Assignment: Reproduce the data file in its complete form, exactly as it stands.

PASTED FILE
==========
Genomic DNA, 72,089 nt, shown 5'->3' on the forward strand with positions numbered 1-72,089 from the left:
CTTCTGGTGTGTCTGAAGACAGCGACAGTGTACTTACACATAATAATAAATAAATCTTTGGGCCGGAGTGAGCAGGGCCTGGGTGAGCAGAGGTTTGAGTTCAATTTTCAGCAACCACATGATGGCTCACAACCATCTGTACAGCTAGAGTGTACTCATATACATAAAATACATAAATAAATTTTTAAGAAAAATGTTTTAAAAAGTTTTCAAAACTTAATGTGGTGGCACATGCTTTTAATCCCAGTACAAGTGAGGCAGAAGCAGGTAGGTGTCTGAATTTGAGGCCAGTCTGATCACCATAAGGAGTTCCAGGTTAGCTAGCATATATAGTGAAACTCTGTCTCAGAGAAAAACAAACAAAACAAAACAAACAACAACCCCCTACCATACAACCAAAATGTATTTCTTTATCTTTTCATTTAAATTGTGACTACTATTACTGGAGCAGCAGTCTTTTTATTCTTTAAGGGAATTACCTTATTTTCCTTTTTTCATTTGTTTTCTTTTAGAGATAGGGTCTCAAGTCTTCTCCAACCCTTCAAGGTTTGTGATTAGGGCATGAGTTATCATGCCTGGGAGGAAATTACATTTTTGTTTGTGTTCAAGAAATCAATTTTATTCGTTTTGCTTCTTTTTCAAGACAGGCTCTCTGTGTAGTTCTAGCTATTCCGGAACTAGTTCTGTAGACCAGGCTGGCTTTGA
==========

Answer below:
Genomic DNA, 72,089 nt, shown 5'->3' on the forward strand with positions numbered 1-72,089 from the left:
CTTCTGGTGTGTCTGAAGACAGCGACAGTGTACTTACACATAATAATAAATAAATCTTTGGGCCGGAGTGAGCAGGGCCTGGGTGAGCAGAGGTTTGAGTTCAATTTTCAGCAACCACATGATGGCTCACAACCATCTGTACAGCTAGAGTGTACTCATATACATAAAATACATAAATAAATTTTTAAGAAAAATGTTTTAAAAAGTTTTCAAAACTTAATGTGGTGGCACATGCTTTTAATCCCAGTACAAGTGAGGCAGAAGCAGGTAGGTGTCTGAATTTGAGGCCAGTCTGATCACCATAAGGAGTTCCAGGTTAGCTAGCATATATAGTGAAACTCTGTCTCAGAGAAAAACAAACAAAACAAAACAAACAACAACCCCCTACCATACAACCAAAATGTATTTCTTTATCTTTTCATTTAAATTGTGACTACTATTACTGGAGCAGCAGTCTTTTTATTCTTTAAGGGAATTACCTTATTTTCCTTTTTTCATTTGTTTTCTTTTAGAGATAGGGTCTCAAGTCTTCTCCAACCCTTCAAGGTTTGTGATTAGGGCATGAGTTATCATGCCTGGGAGGAAATTACATTTTTGTTTGTGTTCAAGAAATCAATTTTATTCGTTTTGCTTCTTTTTCAAGACAGGCTCTCTGTGTAGTTCTAGCTATTCCGGAACTAGTTCTGTAGACCAGGCTGGCTTTGA